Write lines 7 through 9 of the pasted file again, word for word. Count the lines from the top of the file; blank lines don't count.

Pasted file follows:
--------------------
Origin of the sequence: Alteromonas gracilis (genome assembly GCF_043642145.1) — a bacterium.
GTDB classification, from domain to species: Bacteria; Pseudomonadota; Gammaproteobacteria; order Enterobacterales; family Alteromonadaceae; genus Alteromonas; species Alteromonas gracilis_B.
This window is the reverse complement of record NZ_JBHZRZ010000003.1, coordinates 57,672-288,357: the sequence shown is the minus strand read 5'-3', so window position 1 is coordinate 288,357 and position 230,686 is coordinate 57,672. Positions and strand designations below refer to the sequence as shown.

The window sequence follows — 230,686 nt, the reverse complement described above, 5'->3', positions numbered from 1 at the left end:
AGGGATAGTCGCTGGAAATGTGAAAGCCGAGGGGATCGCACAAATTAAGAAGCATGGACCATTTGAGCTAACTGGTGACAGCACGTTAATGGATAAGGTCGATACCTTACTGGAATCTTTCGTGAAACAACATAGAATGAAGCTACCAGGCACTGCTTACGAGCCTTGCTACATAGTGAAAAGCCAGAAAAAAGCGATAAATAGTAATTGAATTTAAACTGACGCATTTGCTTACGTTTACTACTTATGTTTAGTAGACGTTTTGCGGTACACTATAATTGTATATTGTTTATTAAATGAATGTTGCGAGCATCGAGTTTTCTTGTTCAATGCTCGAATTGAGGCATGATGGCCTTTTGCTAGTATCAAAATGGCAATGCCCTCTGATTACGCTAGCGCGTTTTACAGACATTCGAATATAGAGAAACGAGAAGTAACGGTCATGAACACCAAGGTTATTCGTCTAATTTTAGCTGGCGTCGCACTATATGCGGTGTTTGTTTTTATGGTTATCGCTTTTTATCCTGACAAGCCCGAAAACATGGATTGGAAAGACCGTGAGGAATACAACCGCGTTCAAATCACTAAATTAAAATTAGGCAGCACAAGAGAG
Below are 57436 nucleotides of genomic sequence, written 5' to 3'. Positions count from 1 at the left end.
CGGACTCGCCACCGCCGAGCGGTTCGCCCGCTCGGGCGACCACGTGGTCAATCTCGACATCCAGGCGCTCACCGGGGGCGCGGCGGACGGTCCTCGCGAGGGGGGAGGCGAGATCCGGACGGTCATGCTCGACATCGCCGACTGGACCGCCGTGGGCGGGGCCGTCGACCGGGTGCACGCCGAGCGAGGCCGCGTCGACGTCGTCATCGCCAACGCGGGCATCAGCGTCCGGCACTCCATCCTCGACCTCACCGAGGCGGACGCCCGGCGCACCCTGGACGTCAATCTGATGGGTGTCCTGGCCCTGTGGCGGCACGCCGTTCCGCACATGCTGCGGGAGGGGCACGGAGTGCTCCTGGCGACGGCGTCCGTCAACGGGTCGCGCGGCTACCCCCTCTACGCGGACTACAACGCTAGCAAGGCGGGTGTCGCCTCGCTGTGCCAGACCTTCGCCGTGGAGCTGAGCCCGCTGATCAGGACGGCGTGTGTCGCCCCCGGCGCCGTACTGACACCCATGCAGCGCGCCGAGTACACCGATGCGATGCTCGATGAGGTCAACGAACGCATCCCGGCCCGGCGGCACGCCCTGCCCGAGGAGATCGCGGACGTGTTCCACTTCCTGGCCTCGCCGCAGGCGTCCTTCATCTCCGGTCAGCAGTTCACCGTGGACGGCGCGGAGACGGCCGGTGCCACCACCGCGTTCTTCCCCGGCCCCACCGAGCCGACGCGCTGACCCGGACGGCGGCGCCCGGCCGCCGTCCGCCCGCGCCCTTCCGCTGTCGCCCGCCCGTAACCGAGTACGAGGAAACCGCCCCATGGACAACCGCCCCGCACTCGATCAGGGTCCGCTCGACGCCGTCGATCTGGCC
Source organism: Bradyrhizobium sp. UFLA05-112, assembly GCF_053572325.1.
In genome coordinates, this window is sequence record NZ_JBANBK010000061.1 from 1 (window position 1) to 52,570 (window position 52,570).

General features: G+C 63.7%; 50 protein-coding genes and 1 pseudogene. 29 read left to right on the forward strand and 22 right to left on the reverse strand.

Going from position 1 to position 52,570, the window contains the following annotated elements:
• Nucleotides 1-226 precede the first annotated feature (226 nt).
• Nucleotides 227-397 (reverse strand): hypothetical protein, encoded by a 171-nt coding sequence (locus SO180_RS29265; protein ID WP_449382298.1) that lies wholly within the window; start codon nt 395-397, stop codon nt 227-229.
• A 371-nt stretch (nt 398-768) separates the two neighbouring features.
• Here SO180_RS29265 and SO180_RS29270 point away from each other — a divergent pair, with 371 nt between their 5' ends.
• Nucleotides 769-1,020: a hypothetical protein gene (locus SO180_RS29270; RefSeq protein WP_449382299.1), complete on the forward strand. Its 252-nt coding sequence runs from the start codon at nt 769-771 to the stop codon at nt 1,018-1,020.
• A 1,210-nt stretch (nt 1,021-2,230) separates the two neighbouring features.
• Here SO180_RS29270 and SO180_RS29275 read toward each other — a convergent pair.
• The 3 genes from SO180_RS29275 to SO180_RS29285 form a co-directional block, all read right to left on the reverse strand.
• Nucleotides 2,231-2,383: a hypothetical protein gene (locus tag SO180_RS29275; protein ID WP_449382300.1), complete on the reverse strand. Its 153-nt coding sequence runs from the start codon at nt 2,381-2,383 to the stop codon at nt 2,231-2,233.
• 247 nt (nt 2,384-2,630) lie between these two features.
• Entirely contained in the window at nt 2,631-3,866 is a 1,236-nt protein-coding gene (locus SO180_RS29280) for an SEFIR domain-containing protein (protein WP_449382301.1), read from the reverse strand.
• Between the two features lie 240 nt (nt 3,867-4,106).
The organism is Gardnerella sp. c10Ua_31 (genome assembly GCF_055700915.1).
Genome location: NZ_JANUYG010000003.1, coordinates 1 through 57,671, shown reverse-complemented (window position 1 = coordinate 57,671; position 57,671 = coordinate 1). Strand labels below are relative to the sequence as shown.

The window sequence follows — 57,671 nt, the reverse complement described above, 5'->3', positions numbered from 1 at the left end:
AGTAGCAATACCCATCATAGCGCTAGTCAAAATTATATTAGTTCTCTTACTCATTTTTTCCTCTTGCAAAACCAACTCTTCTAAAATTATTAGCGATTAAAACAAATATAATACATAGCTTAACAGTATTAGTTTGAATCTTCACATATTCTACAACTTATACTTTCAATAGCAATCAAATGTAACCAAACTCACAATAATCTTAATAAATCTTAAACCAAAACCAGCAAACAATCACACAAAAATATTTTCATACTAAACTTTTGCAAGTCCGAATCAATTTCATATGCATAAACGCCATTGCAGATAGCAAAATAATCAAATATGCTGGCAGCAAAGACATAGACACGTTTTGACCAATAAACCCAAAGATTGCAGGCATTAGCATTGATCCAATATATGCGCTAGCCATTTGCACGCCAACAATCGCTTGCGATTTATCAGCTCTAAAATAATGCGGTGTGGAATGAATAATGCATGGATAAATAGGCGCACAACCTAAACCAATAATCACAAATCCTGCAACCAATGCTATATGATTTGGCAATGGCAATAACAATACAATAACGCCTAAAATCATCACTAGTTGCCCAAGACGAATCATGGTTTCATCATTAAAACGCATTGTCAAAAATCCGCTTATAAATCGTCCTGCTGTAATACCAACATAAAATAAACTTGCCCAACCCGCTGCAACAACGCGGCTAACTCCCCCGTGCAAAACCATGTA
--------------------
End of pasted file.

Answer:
CGGACTCGCCACCGCCGAGCGGTTCGCCCGCTCGGGCGACCACGTGGTCAATCTCGACATCCAGGCGCTCACCGGGGGCGCGGCGGACGGTCCTCGCGAGGGGGGAGGCGAGATCCGGACGGTCATGCTCGACATCGCCGACTGGACCGCCGTGGGCGGGGCCGTCGACCGGGTGCACGCCGAGCGAGGCCGCGTCGACGTCGTCATCGCCAACGCGGGCATCAGCGTCCGGCACTCCATCCTCGACCTCACCGAGGCGGACGCCCGGCGCACCCTGGACGTCAATCTGATGGGTGTCCTGGCCCTGTGGCGGCACGCCGTTCCGCACATGCTGCGGGAGGGGCACGGAGTGCTCCTGGCGACGGCGTCCGTCAACGGGTCGCGCGGCTACCCCCTCTACGCGGACTACAACGCTAGCAAGGCGGGTGTCGCCTCGCTGTGCCAGACCTTCGCCGTGGAGCTGAGCCCGCTGATCAGGACGGCGTGTGTCGCCCCCGGCGCCGTACTGACACCCATGCAGCGCGCCGAGTACACCGATGCGATGCTCGATGAGGTCAACGAACGCATCCCGGCCCGGCGGCACGCCCTGCCCGAGGAGATCGCGGACGTGTTCCACTTCCTGGCCTCGCCGCAGGCGTCCTTCATCTCCGGTCAGCAGTTCACCGTGGACGGCGCGGAGACGGCCGGTGCCACCACCGCGTTCTTCCCCGGCCCCACCGAGCCGACGCGCTGACCCGGACGGCGGCGCCCGGCCGCCGTCCGCCCGCGCCCTTCCGCTGTCGCCCGCCCGTAACCGAGTACGAGGAAACCGCCCCATGGACAACCGCCCCGCACTCGATCAGGGTCCGCTCGACGCCGTCGATCTGGCC
Source organism: Bradyrhizobium sp. UFLA05-112, assembly GCF_053572325.1.
In genome coordinates, this window is sequence record NZ_JBANBK010000061.1 from 1 (window position 1) to 52,570 (window position 52,570).